For a Europe of FreedomFor a Europe of Freedom

Freedom and liberties: a Christian approach

The following is a statement from the Joint Committee of the Conference of European Churches and the Council of European Bishops’ Conferences on the occasion of its annual meeting in Rome from 6 to 8 May 2015.

The CEC-CCEE Joint Committee annual meeting took place in Rome from 6 to 8 May at the invitation of Cardinal Angelo Bagnasco, President of the Italian Bishops’ Conference and CCEE Vice President.
 
Participants discussed the theme Freedom and liberties: A Christian approach. Reflections were offered from Catholic, Protestant, and Orthodox perspectives.
 
A highlight of the meetings was an audience with Pope Francis on Thursday, 7 May. The Holy Father emphasised the need for churches in Europe to “find common answers to the questions which contemporary society puts to us Christians.”
 
Participants also met with British Ambassador to the Holy See, Sir Nigel Baker, who stressed that states and churches share a common interest in preserving Christian values for the sake of promoting democracy and peace in Europe.
 
Cardinal Kurt Koch, President of the Pontifical Council for Christian Unity, greeted participants on Friday morning.
 
The Rome meetings were marked by prayers according to the traditions of the denominations present at the meeting.  
 
Participants concluded their gathering with the adoption of the following message on the theme of the meeting:
 
We Europeans enjoy immense freedom in our daily lives. We live in debt to earlier generations, who struggled to build a social order where the common good and freedom of persons could exist in harmony.

On this 70th anniversary of the end of World War II, we remember sacrifices made in a violent battle against deadly ideologies. This struggle for freedom gave rise to the Convention for the Protection of Human Rights and Fundamental Freedoms, which highlights that freedom is always paired with duties and responsibilities.

In the shadow of this dark period in history, we recommit ourselves to a vision of freedom for the flourishing of all.  

In a pluralistic Europe, we are convinced of a need for a Christian vision of human freedom. We consider that freedom is part of ourselves because God created us free. Our Christian freedom is God-given, rooted in Christ, and calls us into a life of service of one another. Christ challenges us to use our freedom to bring about the Kingdom of God in the here and now.  There is no freedom unless this freedom is with and for others.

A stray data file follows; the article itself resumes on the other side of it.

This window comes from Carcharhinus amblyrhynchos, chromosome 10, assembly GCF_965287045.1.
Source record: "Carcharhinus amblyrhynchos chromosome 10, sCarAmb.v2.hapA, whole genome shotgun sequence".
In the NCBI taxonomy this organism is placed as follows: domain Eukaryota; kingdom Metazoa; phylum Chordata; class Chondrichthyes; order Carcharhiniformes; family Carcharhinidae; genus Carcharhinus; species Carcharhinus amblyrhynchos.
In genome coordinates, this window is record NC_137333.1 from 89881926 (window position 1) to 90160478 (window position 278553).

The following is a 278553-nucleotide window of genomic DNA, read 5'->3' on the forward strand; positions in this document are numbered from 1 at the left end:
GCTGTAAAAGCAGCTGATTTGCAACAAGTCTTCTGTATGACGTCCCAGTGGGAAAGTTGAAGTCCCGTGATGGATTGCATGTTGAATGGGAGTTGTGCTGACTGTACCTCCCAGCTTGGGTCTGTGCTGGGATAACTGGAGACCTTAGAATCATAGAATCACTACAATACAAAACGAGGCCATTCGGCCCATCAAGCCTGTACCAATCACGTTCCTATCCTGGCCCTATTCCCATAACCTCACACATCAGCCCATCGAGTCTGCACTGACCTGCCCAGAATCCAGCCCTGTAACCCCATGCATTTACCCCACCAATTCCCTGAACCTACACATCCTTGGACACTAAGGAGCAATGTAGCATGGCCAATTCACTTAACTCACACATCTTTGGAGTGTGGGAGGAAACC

Freedom rooted in truth often conflicts with those found elsewhere in our societies. Notions of freedom that support individualistic satisfaction and meaningless consumption at the expense of others are all too common.

As we gather in Rome, we discussed a number of aspects of freedom oriented to responsibility to God and to neighbour:
 
  • We call for a freedom that denounces oppression and violence against women in the name of any religion.
  • We call for a freedom that rescues migrants in the Mediterranean, and works for an end to the causes of desperate migration and allows for all to live peacefully in their homelands.
  • We call for a freedom that speaks words of solidarity in the face of anti-Roma prejudice.
  • We call for a freedom committed to the end of worldwide modern day slavery and human trafficking according to the 2 December religious leaders’ pledge on the abolition of slavery.
  • We call for a freedom that names Creation as sacred gift, especially as faith communities strive to share their vision on environmental questions and accompany the Paris climate change talks in December (COP21).
  • We call for a freedom that chooses hope over despair, and lives in solidarity with young people in their struggles to build careers and raise families.

Seventy years after the end of World War II, we pray for lasting peace in Europe and the whole world, which is the fruit of all justice.

In all that we do, may we return to scripture’s cry, "For you were called to freedom, brethren; only do not use your freedom as an opportunity for the flesh, but through love be servants of one another." (Galatians 5:13)

CEC
  • Rt Rev. Christopher Hill, DD, KCVO, President of CEC
  • Very Rev. Karin Burstrand, Church of Sweden, CEC Vice-President
  • Metropolitan Emmanuel of France, Greek-Orthodox Metropolitan of France (Exarchate of the Ecumenical Patriarchate), CEC Vice-President
  • Rev. Adriana Florea, Evangelical Church A.B. in Romania
  • Rev. Silke Tosch, Union of Evangelical Free Churches in Germany
  • Metropolitan Joseph, Metropolitan Romanian Orthodox Church of Western and Southern Europe
  • Rev. Archimandrite Ignatios Sotiriadis, Church of Greece
  • Rev. Guy Liagre, CEC General Secretary
 
CCEE
  • Cardinal Péter Erdo, Archbishop of Esztergom-Budapest, President of CCEE
  • Cardinal Angelo Bagnasco, Archbishop of Genoa, CCEE Vice-President
  • His Grace Mgr Angelo Massafra (OFM), Archbishop of Shkodrë-Pult, CCEE Vice-President
  • His Grace Mgr Ján Babjak (S.J.), Archbishop of Prešov
  • His Grace Mgr Roland Minnerath, Archbishop of Dijon
  • His Grace Mgr Kevin McDonald, Archbishop Emeritus of Southwark
  • Fr Patrick Daly, General Secretary of Comece
  • Mgr Duarte da Cunha, CCEE General Secretary

For more information, please contact Erin Green, Communication Coordinator - Conference of European Churches
 
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